Character Girl – Letting Characters Drive the Story

This article is by Bets Davies.

I’m a character girl.

The question becomes inevitable when you have a novel in your head:  Where to start?  I used to plunge into a rambling first draft with inconsistencies, reams I had to cut out and reams I had to fit in.  Then there are outliners.  Plot every important event in sensible order.  Me?  I begin, continue, and end with character.  If I want to be character-driven, I let the characters drive.

It starts with the character sheet.  I use Leonard Chang’s but he claims it as intellectual property, so I can’t hand it out.  Suffice to say it is single spaced aspects about your character that take up more than a page.  You can Google one.  Make sure to fill it out in obscene detail.

I caress out every detail of these character’s psyche and life history.  There are reasons and events for every part of their makeup.  I may spend more time on character sheets than writing the actual first draft.  Why?

The characters, properly discovered, and this includes your villain, will write your book for you.  You will never hesitate who says what when.  They know.  They write the plot.  Whatever you throw at them, they react in their own, specific ways, which will partially dictate what happens next and dictate how they grow.

Let’s take my novel Rebirth as an example.  My mom got me fascinated by bog people—ancient Celts preserved by peat bogs—when I was eight.  At twenty-eight, I decided to write a book about a bog girl from a museum exhibit who comes back to life with magical powers.  I had some basic ideas about this girl’s personality, but to fill out her sheet, I needed research.

While I researched, I worked on the romantic interest, Gavin.  He pulls this naked girl out of a museum exhibit to help her.  So what kind of person does that?  This would be the kind of guy who picked worms off the sidewalk to save them.  Who brought home stray animals.  His kind, quiet mission to save the world.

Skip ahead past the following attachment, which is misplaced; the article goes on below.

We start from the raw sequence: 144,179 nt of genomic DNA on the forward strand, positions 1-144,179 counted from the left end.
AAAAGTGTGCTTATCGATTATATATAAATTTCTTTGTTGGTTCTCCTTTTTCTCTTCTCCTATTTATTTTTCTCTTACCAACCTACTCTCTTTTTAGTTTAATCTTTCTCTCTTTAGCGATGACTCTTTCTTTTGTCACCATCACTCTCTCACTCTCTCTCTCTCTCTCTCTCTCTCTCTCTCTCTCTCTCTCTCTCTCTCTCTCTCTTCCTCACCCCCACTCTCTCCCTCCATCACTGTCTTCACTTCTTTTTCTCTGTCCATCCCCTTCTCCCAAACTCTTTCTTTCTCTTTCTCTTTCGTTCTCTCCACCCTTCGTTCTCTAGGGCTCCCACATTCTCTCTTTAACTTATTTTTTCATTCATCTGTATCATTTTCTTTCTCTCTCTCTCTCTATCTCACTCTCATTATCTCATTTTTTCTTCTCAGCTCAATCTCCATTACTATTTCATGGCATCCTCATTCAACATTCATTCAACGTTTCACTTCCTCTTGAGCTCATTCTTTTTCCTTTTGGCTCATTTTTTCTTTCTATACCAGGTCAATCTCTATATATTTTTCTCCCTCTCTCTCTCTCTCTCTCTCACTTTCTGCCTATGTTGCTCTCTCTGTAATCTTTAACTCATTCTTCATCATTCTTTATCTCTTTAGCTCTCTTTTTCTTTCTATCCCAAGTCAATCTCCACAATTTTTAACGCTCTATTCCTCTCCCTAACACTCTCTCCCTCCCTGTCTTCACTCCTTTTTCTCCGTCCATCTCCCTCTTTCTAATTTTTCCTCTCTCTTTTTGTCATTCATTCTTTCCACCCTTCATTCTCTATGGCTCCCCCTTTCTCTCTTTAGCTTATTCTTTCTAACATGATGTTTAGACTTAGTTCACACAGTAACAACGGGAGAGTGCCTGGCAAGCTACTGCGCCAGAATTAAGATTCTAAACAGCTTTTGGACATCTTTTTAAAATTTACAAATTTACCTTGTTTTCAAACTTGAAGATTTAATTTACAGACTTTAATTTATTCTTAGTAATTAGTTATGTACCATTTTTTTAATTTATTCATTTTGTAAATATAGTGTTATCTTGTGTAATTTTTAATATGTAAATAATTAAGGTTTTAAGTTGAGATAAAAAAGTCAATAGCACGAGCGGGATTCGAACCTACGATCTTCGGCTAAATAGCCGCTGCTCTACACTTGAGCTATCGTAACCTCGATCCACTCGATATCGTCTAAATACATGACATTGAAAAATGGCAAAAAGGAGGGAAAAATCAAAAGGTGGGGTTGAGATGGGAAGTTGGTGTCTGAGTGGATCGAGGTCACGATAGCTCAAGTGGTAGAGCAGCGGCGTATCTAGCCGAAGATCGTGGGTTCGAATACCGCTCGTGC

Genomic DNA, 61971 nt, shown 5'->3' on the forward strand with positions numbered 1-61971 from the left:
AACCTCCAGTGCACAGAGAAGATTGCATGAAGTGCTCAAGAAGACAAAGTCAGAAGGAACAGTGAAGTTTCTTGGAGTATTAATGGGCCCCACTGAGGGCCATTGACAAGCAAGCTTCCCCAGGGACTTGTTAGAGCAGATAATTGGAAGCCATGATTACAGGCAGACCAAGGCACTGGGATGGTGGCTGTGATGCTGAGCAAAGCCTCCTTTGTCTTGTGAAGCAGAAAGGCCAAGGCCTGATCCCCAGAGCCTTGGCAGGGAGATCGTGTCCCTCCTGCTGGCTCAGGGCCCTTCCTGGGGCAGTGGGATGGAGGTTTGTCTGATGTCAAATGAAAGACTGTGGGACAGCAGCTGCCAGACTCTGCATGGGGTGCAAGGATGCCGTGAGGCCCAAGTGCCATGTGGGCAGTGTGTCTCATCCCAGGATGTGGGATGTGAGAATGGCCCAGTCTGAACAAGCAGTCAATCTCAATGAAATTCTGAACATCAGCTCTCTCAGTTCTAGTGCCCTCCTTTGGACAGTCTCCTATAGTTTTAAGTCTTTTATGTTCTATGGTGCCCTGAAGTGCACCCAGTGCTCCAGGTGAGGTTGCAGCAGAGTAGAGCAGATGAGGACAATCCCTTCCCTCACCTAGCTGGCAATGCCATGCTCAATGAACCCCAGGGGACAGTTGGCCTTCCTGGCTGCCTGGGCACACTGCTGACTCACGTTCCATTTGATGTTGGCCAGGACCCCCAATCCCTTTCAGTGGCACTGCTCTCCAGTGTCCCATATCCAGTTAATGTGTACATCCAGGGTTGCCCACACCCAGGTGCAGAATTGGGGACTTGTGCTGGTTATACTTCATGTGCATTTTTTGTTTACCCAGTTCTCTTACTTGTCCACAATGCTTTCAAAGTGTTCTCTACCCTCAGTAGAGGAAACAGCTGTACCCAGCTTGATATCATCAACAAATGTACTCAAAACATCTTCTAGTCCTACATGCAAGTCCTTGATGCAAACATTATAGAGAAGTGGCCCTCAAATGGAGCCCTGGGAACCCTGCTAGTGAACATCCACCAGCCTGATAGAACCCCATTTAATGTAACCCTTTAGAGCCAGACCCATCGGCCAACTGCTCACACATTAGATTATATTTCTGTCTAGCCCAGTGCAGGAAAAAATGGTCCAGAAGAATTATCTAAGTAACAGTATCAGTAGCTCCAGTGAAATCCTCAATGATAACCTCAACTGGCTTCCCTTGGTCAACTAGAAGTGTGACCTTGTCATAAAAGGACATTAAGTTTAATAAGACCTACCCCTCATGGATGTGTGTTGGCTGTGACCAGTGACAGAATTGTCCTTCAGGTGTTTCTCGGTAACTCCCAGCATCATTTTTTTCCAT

The bog girl filled out as strong because she had to be, but still sassy and with her own sense of power as a midwife.

At this point, I had a problem.  Two, actually.  Gavin and Jobi –the bog girl–may give romance a shot, but it would fail.  The bigger shock:  This book belonged to Gavin.  My sidekick hijacked my book.  He would never be a hero in the classic sense—not like Jobi—but he saved people all the same.

Topher was a sideline character—Gavin’s best friend.  He rebelled.  Which changed Gavin.  Topher rebelled so hard he influenced Gavin’s book as much as Jobi.

Sigh.  Let’s leave it at not one character behaved.  I wasn’t sorry.  The character sheets saved my ass from a long, painful mess of a first draft that kept changing.

Altogether, I spent six months on prep, mostly character work, and then six months on the first draft.  I spent so much time on prep, and specifically character, because then I didn’t have to write the book.  The characters did.

My characters morphed my book into something more complex and beautiful than I had conceived.  Create proper characters, and they will pop up in fourth dimensions to show you possibilities.

So I’m a character girl.

About the Author:

Bets Davies, author of Rebirth, did an abrupt turn around from studying memoir in her MFA to writing fusion fantasy.  She also writes poetry.  She lives in Ann Arbor with her two dogs and a parrot.  You can read her blog at

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Leonard Chang
10 years ago

Hey Bets — here it is:

10 years ago

One of the biggest challenges I have faced as a neophyte writer of fantasy/sci-fi is the allure of the world itself.  The races, the magic, the geopolitical nuance, the physics and metaphysics… it all becomes a consuming mosaic of interlocking elements that (for me) holds an endless – and sometimes crippling – fascination.

However, as Ms. Davies and the other commenters has pointed out, the finest world-building efforts are wasted if the world is not peopled with rich, complex, and engaging characters.  It’s easy to get swept away with the idea of “talking dragons” or “magic comes from eating rocks” will be so very amazing to our potential readers that we rely upon those environmental idiosyncrasies to serve as the foundation of our work.